“Fish’s” can be the singular possessive form when we take the singular form “fish” and add an “‘s” to the end. It can also be the plural possessive form when taking the plural form “fish” and adding an “‘s” to it.

“Fish’s” can refer to one “fish” owning an object in a sentence. This is how the singular possessive form works and is how we can use it to show ownership.

However, “fish’s” can also refer to more than one “fish” owning an object or group of similar objects. This would make it the plural possessive form, which is a little less common but still something you need to know how to use.

To create the possessive form in either case, we add an “‘s” to the end. This is a common and expected rule, which helps us when it comes to explaining it.

  • Singular: The fish’s family is somewhere around these parts.
  • Plural: Those fish’s eyes aren’t looking as good as they should do.
  • Singular: The fish’s fin is a bit wobbly.
  • Plural: The fish’s habitat is slowly being destroyed.
  • Singular: The fish’s swimming pattern needs refining.
  • Plural: Those fish’s food sources are fallen to pieces when they hit the water!

“Fish’s” works as both the singular or plural possessive forms. The rules are fairly standard for both of them; it’s only the amount of “fish” that changes.


“Fishes'” uses the uncommon plural form “fishes” as its root word. This makes it an uncommon possessive form in itself, and it’s not likely you’ll ever find anyone using this.

While uncommon, “fishes'” is still correct. We use it only as the plural possessive form. It works to talk about multiple “fishes” owning an object or group of similar objects in a sentence.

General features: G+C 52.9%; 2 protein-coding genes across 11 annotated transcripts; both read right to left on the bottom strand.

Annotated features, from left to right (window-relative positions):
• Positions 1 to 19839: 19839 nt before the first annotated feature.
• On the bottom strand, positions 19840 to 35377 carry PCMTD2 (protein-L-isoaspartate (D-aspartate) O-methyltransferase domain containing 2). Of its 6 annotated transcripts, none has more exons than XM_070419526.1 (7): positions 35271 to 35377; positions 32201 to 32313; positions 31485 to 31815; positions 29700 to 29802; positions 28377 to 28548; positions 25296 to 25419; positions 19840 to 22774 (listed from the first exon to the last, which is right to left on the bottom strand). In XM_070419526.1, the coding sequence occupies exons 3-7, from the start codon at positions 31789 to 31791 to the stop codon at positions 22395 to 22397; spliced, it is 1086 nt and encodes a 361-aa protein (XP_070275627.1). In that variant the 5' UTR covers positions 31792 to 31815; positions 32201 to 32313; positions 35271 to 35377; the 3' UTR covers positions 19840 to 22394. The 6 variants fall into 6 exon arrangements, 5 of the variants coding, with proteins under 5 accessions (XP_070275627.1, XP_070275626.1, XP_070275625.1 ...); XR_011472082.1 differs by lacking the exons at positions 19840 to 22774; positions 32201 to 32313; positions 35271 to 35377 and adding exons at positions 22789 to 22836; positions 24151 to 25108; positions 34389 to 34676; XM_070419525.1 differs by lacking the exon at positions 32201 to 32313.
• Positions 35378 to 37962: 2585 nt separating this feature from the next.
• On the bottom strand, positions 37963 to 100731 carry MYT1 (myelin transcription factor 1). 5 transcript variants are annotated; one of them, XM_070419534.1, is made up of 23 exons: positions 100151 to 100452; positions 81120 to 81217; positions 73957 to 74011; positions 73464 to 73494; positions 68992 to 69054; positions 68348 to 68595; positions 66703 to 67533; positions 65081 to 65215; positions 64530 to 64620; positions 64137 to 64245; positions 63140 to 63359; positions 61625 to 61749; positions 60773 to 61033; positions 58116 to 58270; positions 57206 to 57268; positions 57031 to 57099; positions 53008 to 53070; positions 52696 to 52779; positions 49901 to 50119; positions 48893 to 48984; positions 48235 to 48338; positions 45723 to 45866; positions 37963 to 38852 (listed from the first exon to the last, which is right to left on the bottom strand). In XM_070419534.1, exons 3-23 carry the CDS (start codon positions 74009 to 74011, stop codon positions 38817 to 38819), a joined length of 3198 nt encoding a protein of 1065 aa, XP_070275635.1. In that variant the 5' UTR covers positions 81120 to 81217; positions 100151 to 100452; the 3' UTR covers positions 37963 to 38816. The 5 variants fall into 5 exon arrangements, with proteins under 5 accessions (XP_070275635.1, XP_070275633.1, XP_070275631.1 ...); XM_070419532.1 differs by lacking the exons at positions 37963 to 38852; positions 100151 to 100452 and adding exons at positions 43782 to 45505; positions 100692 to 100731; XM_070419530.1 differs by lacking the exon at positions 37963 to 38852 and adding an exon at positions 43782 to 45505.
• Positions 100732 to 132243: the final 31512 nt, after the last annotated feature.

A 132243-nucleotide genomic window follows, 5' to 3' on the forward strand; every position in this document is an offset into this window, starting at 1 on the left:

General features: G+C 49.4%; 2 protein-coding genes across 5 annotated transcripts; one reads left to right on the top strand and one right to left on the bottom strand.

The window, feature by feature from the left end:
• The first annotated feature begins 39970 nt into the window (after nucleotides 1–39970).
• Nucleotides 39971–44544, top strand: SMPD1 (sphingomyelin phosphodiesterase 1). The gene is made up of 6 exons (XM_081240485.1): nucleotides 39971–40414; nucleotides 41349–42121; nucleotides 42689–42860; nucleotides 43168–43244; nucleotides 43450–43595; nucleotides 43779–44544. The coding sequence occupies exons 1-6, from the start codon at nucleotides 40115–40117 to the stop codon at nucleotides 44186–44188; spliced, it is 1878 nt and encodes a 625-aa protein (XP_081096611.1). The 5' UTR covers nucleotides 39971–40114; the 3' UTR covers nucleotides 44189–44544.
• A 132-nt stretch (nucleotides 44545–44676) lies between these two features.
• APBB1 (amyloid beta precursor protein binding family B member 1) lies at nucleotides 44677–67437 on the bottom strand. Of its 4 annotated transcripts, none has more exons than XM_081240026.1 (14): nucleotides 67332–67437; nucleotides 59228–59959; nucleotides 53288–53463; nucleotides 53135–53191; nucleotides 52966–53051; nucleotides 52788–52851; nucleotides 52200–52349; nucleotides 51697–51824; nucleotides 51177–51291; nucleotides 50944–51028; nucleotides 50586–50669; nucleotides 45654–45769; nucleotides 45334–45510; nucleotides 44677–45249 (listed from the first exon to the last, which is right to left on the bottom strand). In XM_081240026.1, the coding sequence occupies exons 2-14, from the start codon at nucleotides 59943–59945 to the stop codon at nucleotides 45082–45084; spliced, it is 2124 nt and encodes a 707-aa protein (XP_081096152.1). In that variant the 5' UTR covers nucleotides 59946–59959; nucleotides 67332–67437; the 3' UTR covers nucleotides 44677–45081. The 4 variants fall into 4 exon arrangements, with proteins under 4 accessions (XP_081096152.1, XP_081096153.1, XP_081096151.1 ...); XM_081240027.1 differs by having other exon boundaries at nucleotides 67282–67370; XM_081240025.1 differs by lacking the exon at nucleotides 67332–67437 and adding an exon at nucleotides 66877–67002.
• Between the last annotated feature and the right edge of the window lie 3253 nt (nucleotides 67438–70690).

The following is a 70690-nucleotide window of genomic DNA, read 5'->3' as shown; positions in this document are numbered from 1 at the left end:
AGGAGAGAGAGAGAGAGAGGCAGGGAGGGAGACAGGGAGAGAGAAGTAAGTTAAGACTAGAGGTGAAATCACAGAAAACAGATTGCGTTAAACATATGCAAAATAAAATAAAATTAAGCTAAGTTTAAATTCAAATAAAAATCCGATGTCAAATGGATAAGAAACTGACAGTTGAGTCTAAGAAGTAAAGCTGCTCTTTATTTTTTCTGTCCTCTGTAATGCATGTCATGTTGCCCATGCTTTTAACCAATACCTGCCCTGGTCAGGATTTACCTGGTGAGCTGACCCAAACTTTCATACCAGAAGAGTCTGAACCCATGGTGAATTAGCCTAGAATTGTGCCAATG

This time, we drop the “S” after the word because the word “fishes” already ends with an “S.” This is common practice for a lot of plural possessive forms.

  1. The fishes’ families are all migrating somewhere north.
  2. These fishes’ needs far outweigh the needs of the ducks in this area.
  3. Those fishes’ swimming patterns are all messed up.
  4. Both of the fishes’ tails need correcting.
  5. Many fishes’ habitats are slowly being ruined by people.

Quiz: Have You Mastered Fishes or Fish’s or Fishes’?

Finally, let’s see how you fare with a quick quiz.

  1. That (A. fishes / B. fish’s / C. fishes’) scales are magnificent.
  2. Many (A. fishes / B. fish’s / C. fishes’) ponds are being renovated in this area.
  3. The (A. fishes / B. fish’s / C. fishes’) have gathered together in the corner.
  4. This (A. fishes / B. fish’s / C. fishes’) timing is amazing.
  5. Your (A. fishes / B. fish’s / C. fishes’) eyes are wonky.

Quiz answers

  1. B
  2. B or C
  3. A
  4. B
  5. B or C

Final Thoughts

“Fish” is the singular and plural form. Therefore, we can use “fish’s” as the correct singular and possessive plural form. “Fish’s” is the most common form, and it’s not common to see “fishes'” used alongside it. Still, they’re both valid options, and it’s up to you which you prefer.